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Coding Cues: Answers to your questions about...


Monitoring patients; care-plan oversight; ABNs

Key Points

Monitoring patients

I'm an FP who's struggling to keep my practice operating profitably. I thought of some things I do that I'm not paid for, like monitoring a patient after an allergy injection or explaining test results during a subsequent visit. Can I get reimbursed for these services?

That depends. Monitoring a patient after an allergy injection is part of the injection administration service and is included in the reimbursement for that procedure. But if the patient has an adverse reaction and you need to treat her, you could submit an E&M service code appropriate to the level of care you provide and attach modifier –25 (significant separately identifiable evaluation and management service . . .).

Care-plan oversight

I have a number of non-Medicare patients in nursing homes, whose nurses call me often with questions. My billing staff has told me that we can't get reimbursed for telephone calls, even though there are CPT codes for them. Is that true?

Pretty much. In general, phone calls to nursing homes aren't reimbursable individually, but may be reimbursable as part of care-plan oversight services. The time you spend in each encounter by phone should be documented in the patient's chart, totaled, and billed monthly as part of the care-plan oversight services using either 99374 (physician supervision of a patient under care of home health agency . . . 15-29 minutes) or 99375 ( . . . 30 minutes or more). Your payment will depend on the insurers' policies.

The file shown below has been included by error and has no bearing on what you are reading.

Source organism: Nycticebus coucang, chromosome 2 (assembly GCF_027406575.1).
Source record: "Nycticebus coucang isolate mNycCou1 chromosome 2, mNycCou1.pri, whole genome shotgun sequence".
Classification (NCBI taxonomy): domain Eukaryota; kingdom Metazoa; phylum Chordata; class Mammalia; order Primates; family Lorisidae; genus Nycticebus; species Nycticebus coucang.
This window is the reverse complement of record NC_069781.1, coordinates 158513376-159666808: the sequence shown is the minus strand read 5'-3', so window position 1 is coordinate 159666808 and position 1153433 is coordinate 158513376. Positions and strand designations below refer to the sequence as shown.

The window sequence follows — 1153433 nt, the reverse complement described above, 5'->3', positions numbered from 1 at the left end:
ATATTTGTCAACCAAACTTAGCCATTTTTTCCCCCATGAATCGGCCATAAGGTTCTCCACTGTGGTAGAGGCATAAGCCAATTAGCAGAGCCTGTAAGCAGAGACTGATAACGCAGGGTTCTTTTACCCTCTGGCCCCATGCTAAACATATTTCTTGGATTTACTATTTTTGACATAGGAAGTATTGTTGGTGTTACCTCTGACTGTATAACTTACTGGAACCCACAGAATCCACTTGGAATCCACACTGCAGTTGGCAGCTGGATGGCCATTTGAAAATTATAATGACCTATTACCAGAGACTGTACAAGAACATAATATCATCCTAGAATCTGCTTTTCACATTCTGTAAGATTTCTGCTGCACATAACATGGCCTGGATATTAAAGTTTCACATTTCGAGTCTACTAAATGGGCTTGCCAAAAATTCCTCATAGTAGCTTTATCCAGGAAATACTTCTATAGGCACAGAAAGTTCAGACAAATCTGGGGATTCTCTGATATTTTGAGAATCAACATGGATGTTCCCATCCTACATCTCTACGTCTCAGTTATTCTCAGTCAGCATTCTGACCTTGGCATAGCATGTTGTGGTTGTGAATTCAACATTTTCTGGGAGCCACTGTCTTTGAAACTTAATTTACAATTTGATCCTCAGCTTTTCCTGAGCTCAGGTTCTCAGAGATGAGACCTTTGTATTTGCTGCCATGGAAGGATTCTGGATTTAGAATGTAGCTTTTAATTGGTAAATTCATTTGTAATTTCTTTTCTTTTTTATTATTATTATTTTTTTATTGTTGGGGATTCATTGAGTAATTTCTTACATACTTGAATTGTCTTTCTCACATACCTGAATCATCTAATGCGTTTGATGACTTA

We know it's necessary to give a patient an Advance Beneficiary Notice for a service Medicare doesn't cover, but our problem is that we don't always know which services will be denied and for what reason. Is there a list somewhere of CPT codes that Medicare won't cover?

No. Medicare coverage is based upon medical necessity, so the same CPT code may be a covered service when you use one diagnosis and a noncovered service when you use another.

Check the National Coverage Determinations (NCDs) and Local Coverage Determinations (LCDs) at your carrier's website. Services are listed there by CPT code, along with medically necessary diagnosis codes. If a diagnosis isn't on the list, then it isn't covered for that service, and a patient who has that condition should get an ABN. For your services that aren't on the NCD or LCD lists, check your Remittance Advice notices. Note the reason for the rejection and document the diagnosis used. Working with these sources, you should be able to develop a comprehensive list of the services requiring an ABN and the reasons why they weren't covered. Remember, ABNs aren't required for services that Medicare never covers.

The author, vice president of operations for Reed Medical Systems in Monroe, MI, has more than 30 years' experience as a practice management consultant, as well as being a certified coding specialist, certified compliance officer, and a certified medical assistant.

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